A Hole in the Bucket
Shasa slapped at her cheek, the tickling flutter of a blowfly on her eyelid wrenching her from troubled dreams. Her skin was already sticky with dried sweat from the early morning heat. She lay for a few selfish moments with her eyes squeezed tight, her head cradled uncomfortably between the loose straps of her cot. The malaise of the wanjala heat rested on her chest like a sack of maize.
Her mind whirred into action, though her body desired nothing but stillness and peace. She had once again dreamt of a house at the base of the mountain – with big windows and clean orange bricks, a tiled floor, and water flowing from shiny pipes. Holding her eyes shut, she lived in that world for a final moment.
When she opened them, the scene she took in was simple and familiar – the shuffling lumps of her three children in the small cots across the room and the line of ancient pots and dusty bowls on a crooked shelf on the wall furthest from her bed. She sighed as her eyes fell on the four buckets placed carefully next to the door. Two were large, orange plastic pails, large enough for her youngest son to sit in. Her neighbor’s daughter had found the plastic buckets and generously given them to Shasa. The other two were large metallic things, like oversized lampshades drowned in bullet silver, discolored and dented from top to bottom.
Shasa had begun calling them sabuni and supu, because one type held the water used for washing and cleaning (soap/sabuni), while the other type was used for cooking and drinking (soup/supu). Shasa pushed herself to a seated position, instinctively reaching for her back, which seared in protest against movement of any kind. She slipped her feet into the worn sandals beside her bed and pushed down on her knees as she hoisted herself to stand.
Spontaneity was no longer a part of her reality, and had not been for more than a year. When the family donkey fell ill and died, Shasa knew that it signaled the end of what little freedom she’d gathered in a pile since the third child was born and her husband was killed. Her days marched on in the static pattern of survival, with thoughts and breath borne of need.
She shuffled to one of the metal buckets and looked inside, barely illumined by the dim glow of the morning. A few bugs, no more or less than usual, drowned or fluttered in the shallow puddle that remained. Shasa cupped her palms and scooped out a tepid handful, which she sipped gently from, and then tossed onto her parched face. It was a shock to her system, warm as it was, and it washed the final groping strands of sleep from her eyes.
There was some ugali left in a pot that her daughter had prepared the evening before. Shasa trudged to the detached kitchen off the back of the house and assembled a few pieces of kindling beneath the charred memory of the last fire. Her practiced hands coaxed the flame to life to heat the cornmeal porridge that would feed all four of them for the day.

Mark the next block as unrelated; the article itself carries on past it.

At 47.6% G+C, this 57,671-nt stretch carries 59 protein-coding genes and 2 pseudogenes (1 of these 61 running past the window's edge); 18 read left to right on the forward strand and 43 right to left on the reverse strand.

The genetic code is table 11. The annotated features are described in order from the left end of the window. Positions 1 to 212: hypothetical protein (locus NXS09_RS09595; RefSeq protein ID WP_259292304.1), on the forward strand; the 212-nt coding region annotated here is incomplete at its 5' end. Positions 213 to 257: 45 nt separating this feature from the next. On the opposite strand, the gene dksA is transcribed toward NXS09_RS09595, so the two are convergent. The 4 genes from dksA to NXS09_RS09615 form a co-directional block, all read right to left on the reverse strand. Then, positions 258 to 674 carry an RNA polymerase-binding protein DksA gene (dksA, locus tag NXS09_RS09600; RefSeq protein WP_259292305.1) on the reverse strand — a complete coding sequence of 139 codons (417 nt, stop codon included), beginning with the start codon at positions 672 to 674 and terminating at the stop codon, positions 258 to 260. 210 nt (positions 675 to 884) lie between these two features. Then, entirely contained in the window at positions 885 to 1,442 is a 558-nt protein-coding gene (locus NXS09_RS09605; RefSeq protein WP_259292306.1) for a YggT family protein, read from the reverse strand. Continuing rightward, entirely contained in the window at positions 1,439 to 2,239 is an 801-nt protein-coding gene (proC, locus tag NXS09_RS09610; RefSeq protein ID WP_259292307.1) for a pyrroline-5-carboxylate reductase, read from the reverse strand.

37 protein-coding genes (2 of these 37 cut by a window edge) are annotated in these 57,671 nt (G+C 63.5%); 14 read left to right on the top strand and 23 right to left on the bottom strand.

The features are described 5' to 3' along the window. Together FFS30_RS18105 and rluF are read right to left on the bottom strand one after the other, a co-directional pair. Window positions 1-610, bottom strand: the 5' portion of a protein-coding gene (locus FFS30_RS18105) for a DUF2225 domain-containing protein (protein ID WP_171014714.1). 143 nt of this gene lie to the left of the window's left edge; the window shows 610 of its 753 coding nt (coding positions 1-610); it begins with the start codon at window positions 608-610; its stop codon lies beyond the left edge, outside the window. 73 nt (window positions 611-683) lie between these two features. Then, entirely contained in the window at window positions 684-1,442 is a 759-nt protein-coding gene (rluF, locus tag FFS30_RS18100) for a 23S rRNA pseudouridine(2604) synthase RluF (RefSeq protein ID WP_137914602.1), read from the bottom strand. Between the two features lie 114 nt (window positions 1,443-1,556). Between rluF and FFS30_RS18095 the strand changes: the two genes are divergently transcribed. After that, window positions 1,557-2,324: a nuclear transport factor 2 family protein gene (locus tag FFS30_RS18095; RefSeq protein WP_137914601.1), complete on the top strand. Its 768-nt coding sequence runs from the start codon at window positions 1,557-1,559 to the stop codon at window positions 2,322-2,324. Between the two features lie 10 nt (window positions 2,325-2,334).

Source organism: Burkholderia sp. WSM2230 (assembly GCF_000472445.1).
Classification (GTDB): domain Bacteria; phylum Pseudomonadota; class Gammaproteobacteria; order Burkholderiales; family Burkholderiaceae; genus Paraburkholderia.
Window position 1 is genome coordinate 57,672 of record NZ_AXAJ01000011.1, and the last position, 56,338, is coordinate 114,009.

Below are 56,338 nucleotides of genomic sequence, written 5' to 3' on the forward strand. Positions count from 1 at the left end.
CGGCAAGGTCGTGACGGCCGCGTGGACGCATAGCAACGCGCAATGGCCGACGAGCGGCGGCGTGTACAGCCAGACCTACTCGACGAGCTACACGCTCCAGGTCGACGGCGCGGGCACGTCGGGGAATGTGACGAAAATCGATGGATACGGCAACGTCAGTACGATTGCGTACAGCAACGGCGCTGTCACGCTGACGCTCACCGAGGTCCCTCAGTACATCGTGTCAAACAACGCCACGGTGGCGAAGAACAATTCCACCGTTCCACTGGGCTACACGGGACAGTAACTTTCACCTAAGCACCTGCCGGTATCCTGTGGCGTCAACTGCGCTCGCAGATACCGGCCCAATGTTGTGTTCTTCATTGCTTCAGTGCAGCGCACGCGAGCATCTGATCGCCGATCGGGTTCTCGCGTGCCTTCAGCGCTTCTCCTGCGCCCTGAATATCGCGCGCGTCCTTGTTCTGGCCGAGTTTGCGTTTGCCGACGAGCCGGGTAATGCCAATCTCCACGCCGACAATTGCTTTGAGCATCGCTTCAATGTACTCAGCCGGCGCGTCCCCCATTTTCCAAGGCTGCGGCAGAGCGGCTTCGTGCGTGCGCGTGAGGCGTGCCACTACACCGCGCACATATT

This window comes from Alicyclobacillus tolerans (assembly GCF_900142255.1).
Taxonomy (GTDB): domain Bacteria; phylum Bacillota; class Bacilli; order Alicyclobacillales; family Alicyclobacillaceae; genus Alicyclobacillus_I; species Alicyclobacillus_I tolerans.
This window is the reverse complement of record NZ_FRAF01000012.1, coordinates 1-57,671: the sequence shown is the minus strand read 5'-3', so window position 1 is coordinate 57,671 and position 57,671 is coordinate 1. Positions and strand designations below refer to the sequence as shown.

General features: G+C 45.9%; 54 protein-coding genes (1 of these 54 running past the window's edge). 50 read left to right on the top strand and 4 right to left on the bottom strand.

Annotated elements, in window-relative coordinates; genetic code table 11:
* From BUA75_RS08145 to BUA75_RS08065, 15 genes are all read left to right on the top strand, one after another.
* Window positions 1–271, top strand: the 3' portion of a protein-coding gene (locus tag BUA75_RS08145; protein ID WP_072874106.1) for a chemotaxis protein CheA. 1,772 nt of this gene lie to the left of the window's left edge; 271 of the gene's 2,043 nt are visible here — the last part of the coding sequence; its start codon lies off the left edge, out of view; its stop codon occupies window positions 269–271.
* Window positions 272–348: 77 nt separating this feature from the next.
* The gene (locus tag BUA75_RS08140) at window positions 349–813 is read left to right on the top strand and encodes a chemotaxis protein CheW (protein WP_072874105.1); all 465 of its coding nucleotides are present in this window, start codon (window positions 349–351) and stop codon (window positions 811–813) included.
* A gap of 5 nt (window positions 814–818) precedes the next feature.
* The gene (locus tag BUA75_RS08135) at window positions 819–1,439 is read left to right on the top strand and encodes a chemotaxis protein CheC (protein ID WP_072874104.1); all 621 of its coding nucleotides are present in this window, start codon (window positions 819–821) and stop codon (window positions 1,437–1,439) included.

Their living space was small, and she knew that even with her nearly silent, practiced movements, some shift in the air would disturb one of the children, and the other two would follow soon after.
Bakari was typically the first to rise, often before dawn, within moments of Shasa’s first tired rumblings. Shasa teased that Bakari’s uncanny hearing was due to the size of her ears. She had called her daughter tembo kidogo since birth, and though Bakari blushed and hollered when Shasa used the term of endearment, meaning little elephant, her daughter secretly adored the name.
Bakari’s two younger brothers, Hamidi and Hadiya, were irascible young boys of 4 and 6, always getting into trouble, but tiring themselves out by late afternoon, the pangs in their hollow stomachs often sapping their exuberance. Shasa saw none of this, but was told of her son’s daily antics by her elderly neighbor, who spent most days sitting outside her corrugated shack, tending to and lightly sweeping backhands at the small gaggle of grandchildren she guarded.
She boiled a fresh pot of orange bucket water over the coals, which sputtered pitifully. A groaning yawn from a son behind her meant that the day would soon begin, and she would be out the door. Shasa surreptitiously glanced to her yolk leaning crooked behind the buckets, and the twinge in her shoulder ached in knowing reply.
“Habari za asubuhi, Bakari.” Shasa wished that her voice held more force, something to reflect excitement for the day ahead, but it sounded flat to her ears.
“Good morning, mother.”
Shasa’s neighbor never mentioned Bakari playing with the other children; the slender girl was quiet and composed, much older in spirit than years. She effortlessly learned the tasks of the home and pursued her studies diligently, but never eagerly, as though she understood that her time in the classroom would soon come to an end.
“It is time for me to go, tembo kidogo,” Shasa said, continuing to stir the porridge as the stove heated up. “Can you make sure your brothers eat?”
“Yes, mother, but I want to go with you. May I come today?”
“No, Bakari, not today. You do not want to go with me. Mind your brothers. Be a good girl. I will see you later.”
“Yes, mother. But when will I come with you?”
Bakari was naturally curious, which was inspiring to Shasa, but Bakari’s desire to literally follow in Shasa’s footsteps was heartbreaking.
“When, child? Hopefully never. At least, not for many more months.”
Read the rest of this story in – SN6: MAYDAY ON AMAZON